The nests embodied God’s promise of fresh beginnings in the next season. That simple change in my perspective permeated my soul. My feelings of being mired in dreariness and dryness disappeared. For the first time in a long time, I felt hope.
Our lives are like these nests, having seasons of production and times of rest. The ordinary everyday stuff like twigs of good times and laughter, straw of tears and tensions, soft down of love and community, and mud of confusion and change make up most of life’s events. God’s presence still exists even in the dreary season of winter while He is quite actively preparing each of us for new growth.
God gave me a period of rest to renew my strength for a new season of life. My empty spirit, like the nests, waited while until the time was ripe to be filled again. As I became more accustomed to this idea, I began to discover other people’s winter observations.
Richard Foster in his book titled Prayer, writes, “Winter preserves and strengthens a tree. Rather than expending its strength on the exterior surface, its sap is forced deeper and deeper into its interior depth. In winter, a tougher more resilient life is firmly established. Winter is necessary for the tree to survive and flourish.” My spirit rebounded with fresh inner growth during this season.
A farmer friend mentioned he planned to let one field take a break this year. “Let fallow ground rest.” he explained. He would allow a portion of the field to lie dormant to give it a rest from the strains of growing crops. This season of rest enabled the soil to recapture the nutrients that had been taken out of it during the last growing season. My spirit drew strength from this time of rest.
Mark Twain wrote, “When a razor has seen long service and refuses to hold an edge, the barber lays it away for a few weeks, and the edge comes back of its own accord. We bestow thoughtful care upon inanimate objects, but none upon ourselves. What a robust people, what a nation of thinkers we might be, if we would only lay ourselves on the shelf occasionally and renew our edges.” My winter of “lying on the shelf” renewed me new and unexpected ways.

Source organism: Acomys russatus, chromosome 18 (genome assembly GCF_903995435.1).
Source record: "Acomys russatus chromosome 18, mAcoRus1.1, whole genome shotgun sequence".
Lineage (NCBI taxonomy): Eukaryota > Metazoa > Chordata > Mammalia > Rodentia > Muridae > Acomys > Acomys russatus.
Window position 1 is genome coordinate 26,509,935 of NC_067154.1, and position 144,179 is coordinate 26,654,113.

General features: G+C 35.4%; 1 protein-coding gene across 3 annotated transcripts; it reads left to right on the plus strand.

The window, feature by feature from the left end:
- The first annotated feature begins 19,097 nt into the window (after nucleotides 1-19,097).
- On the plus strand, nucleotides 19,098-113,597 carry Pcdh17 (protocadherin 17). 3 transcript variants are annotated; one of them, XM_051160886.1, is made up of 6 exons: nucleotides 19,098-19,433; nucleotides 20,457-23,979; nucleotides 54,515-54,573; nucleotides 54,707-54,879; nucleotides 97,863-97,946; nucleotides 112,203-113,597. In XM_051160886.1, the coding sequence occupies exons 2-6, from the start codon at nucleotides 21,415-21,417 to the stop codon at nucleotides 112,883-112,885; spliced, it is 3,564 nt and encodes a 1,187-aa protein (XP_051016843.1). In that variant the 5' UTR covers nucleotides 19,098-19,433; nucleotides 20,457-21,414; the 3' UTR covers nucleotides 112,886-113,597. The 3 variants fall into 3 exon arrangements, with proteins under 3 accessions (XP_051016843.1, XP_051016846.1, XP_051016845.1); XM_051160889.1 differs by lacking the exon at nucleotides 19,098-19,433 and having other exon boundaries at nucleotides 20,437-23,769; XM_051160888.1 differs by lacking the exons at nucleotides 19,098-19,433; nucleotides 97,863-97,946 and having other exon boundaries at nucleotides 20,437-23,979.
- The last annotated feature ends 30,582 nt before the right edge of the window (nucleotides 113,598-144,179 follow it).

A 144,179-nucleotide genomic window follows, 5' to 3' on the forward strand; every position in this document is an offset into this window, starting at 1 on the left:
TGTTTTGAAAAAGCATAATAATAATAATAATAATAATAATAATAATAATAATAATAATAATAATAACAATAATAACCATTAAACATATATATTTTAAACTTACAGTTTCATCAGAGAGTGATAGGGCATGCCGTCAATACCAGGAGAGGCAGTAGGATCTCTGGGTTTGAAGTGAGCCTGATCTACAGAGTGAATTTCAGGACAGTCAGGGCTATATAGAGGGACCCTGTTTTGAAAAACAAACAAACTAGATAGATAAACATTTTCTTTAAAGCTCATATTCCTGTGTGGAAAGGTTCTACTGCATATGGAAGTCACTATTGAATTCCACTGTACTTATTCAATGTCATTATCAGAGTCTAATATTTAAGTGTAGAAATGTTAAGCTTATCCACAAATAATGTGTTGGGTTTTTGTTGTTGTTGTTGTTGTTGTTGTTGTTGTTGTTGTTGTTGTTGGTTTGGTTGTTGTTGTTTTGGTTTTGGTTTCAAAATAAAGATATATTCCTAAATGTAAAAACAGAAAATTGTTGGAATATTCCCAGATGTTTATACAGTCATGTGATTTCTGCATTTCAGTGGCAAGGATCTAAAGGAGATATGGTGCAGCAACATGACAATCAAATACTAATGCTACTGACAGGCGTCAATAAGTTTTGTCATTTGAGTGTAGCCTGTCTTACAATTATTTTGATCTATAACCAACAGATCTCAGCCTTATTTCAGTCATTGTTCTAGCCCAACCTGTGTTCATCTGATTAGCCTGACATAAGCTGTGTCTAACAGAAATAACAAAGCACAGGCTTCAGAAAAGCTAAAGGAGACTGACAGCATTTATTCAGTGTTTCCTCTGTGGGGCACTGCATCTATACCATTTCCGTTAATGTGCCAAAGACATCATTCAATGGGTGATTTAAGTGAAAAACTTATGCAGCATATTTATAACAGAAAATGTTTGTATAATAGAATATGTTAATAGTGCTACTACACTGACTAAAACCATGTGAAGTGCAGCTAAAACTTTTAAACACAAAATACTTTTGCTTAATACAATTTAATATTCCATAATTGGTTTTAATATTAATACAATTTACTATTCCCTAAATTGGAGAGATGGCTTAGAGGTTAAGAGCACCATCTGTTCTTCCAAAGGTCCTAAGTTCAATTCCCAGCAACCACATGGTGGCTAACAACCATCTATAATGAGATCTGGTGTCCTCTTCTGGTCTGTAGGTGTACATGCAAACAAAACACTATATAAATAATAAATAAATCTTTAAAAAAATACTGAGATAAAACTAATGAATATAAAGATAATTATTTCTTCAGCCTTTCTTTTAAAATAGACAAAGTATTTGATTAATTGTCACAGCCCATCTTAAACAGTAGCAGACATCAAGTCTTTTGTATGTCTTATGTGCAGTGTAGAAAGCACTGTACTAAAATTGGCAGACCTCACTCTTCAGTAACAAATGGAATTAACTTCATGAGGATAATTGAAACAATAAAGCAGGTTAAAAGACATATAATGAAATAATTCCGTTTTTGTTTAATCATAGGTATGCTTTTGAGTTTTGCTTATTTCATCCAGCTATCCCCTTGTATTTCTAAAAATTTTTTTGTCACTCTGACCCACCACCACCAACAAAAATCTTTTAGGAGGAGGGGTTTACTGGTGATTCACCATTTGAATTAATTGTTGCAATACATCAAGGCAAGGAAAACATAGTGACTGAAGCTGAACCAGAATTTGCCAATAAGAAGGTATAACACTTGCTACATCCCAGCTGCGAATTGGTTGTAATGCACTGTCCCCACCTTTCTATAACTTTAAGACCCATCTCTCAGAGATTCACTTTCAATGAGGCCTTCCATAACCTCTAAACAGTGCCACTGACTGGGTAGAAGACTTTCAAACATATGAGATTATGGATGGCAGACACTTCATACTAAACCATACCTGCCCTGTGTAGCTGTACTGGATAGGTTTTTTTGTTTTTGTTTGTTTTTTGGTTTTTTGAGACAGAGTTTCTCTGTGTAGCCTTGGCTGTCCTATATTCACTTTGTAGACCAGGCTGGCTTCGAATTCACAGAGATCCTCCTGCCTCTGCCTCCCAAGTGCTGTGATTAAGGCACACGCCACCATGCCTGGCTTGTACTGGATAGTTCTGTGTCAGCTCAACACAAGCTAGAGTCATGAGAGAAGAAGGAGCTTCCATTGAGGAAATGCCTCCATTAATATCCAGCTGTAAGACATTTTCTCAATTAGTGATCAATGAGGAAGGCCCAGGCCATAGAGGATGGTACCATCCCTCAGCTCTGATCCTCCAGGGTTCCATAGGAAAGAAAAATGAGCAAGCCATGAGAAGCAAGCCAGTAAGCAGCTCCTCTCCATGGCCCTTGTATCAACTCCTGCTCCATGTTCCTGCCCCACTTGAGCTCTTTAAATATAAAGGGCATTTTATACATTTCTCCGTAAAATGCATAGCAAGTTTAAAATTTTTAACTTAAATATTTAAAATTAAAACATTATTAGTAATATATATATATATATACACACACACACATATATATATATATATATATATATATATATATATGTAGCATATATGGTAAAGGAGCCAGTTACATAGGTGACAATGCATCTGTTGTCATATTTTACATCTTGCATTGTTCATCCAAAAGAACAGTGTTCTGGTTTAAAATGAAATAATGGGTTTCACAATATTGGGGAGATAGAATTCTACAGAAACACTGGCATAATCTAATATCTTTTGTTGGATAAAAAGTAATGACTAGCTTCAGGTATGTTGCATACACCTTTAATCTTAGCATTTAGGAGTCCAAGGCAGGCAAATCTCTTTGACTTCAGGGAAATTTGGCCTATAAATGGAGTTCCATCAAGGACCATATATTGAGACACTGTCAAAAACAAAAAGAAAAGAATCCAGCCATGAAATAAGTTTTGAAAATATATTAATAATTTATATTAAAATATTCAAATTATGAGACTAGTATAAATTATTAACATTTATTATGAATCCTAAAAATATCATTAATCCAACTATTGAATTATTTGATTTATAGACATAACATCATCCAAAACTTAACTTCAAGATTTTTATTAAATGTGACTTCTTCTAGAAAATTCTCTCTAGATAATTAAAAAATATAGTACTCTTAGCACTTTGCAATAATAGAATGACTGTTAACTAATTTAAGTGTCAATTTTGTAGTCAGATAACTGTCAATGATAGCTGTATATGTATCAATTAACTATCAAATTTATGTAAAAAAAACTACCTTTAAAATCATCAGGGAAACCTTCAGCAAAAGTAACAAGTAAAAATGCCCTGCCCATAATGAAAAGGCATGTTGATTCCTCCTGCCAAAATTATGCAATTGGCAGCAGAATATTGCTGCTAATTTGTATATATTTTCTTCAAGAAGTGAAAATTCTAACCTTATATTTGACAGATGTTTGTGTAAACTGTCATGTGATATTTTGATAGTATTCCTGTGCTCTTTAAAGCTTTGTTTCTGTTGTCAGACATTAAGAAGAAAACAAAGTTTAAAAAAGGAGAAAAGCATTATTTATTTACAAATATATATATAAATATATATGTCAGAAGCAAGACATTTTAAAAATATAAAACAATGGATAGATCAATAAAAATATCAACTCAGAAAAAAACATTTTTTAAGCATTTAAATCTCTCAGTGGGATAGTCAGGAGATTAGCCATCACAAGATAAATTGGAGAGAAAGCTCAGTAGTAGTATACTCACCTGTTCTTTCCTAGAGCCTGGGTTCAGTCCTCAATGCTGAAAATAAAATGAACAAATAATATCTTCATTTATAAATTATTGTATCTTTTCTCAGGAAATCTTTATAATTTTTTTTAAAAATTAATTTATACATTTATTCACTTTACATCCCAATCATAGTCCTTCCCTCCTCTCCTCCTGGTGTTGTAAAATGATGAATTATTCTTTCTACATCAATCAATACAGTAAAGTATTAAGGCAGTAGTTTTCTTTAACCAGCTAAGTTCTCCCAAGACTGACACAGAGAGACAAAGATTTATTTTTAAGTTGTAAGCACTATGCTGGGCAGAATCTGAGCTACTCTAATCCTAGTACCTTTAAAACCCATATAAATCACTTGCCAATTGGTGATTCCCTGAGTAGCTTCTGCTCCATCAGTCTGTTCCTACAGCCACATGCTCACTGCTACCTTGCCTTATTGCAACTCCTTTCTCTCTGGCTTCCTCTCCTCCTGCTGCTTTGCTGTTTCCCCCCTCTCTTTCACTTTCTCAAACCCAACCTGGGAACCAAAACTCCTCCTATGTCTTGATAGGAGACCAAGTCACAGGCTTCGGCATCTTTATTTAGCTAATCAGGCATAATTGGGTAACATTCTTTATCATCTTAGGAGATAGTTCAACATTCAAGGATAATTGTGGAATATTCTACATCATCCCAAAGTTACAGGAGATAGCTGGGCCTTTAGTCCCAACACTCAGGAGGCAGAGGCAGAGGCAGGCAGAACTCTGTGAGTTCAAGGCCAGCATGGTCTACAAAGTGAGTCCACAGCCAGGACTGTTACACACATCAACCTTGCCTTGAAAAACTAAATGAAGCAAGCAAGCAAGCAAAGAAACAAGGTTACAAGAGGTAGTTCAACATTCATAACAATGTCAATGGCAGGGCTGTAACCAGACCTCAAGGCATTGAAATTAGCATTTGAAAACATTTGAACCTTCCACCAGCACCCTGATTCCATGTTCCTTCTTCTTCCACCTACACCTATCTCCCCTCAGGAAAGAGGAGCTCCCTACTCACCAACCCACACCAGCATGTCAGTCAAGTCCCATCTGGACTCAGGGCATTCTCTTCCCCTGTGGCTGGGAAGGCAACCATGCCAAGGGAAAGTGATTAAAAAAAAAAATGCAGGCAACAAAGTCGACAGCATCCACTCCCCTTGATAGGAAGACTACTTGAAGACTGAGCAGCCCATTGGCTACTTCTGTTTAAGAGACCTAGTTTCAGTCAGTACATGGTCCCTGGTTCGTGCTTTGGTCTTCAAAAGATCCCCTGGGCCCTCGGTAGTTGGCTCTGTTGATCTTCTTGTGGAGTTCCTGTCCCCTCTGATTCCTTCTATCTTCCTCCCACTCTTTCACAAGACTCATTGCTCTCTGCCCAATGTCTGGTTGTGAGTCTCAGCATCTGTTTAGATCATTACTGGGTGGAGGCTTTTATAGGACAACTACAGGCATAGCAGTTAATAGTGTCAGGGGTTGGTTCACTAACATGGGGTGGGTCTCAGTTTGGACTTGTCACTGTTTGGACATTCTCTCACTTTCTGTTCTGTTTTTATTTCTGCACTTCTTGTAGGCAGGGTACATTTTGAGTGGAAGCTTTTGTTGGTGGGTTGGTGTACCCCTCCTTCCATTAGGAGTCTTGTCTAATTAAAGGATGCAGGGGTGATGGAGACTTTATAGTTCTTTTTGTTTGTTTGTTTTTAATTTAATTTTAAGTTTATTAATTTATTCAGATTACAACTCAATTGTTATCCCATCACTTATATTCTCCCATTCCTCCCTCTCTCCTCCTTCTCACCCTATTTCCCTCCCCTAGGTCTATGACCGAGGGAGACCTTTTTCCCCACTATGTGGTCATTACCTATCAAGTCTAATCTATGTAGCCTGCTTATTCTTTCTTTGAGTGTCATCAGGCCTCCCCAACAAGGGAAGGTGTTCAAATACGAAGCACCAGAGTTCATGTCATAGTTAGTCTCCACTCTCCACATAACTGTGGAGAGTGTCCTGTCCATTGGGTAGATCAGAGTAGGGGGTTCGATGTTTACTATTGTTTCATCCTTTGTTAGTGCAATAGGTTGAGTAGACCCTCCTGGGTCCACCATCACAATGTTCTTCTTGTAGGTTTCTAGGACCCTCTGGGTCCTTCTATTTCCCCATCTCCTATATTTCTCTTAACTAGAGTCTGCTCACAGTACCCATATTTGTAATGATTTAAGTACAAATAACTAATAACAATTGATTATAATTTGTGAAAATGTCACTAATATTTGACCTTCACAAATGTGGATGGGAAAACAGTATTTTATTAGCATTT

Instead of a dry passage of time, I realized this period of drought allowed a time of rest in preparation for my next season of growth. God answered my prayer, not to take me out of this season, but to open my eyes to see its lessons. I learned to listen to what the bird nests taught me – to rest, renew and await new life. Like trees in winter, I grew deeper in my interior life. Like the fallow ground, I regained strength. Like the razor, I renewed my edge.
In my journal I wrote, “I fell in love with winter this year. The stark silhouettes of the barren trees against the gray skies; the sudden appearance and attraction to bird nests – hollow, empty –composed of ordinary stuff of life, waiting to be filled. Waiting to be filled.”
I originally only saw the emptiness and hopelessness in that dreary winter season. God led me to a new appreciation of this time and taught me a valuable lesson. Every winter since then, I search the barren tress for the bird nests. Instead of emptiness, I now see symbols of hope and promises of new expectant life.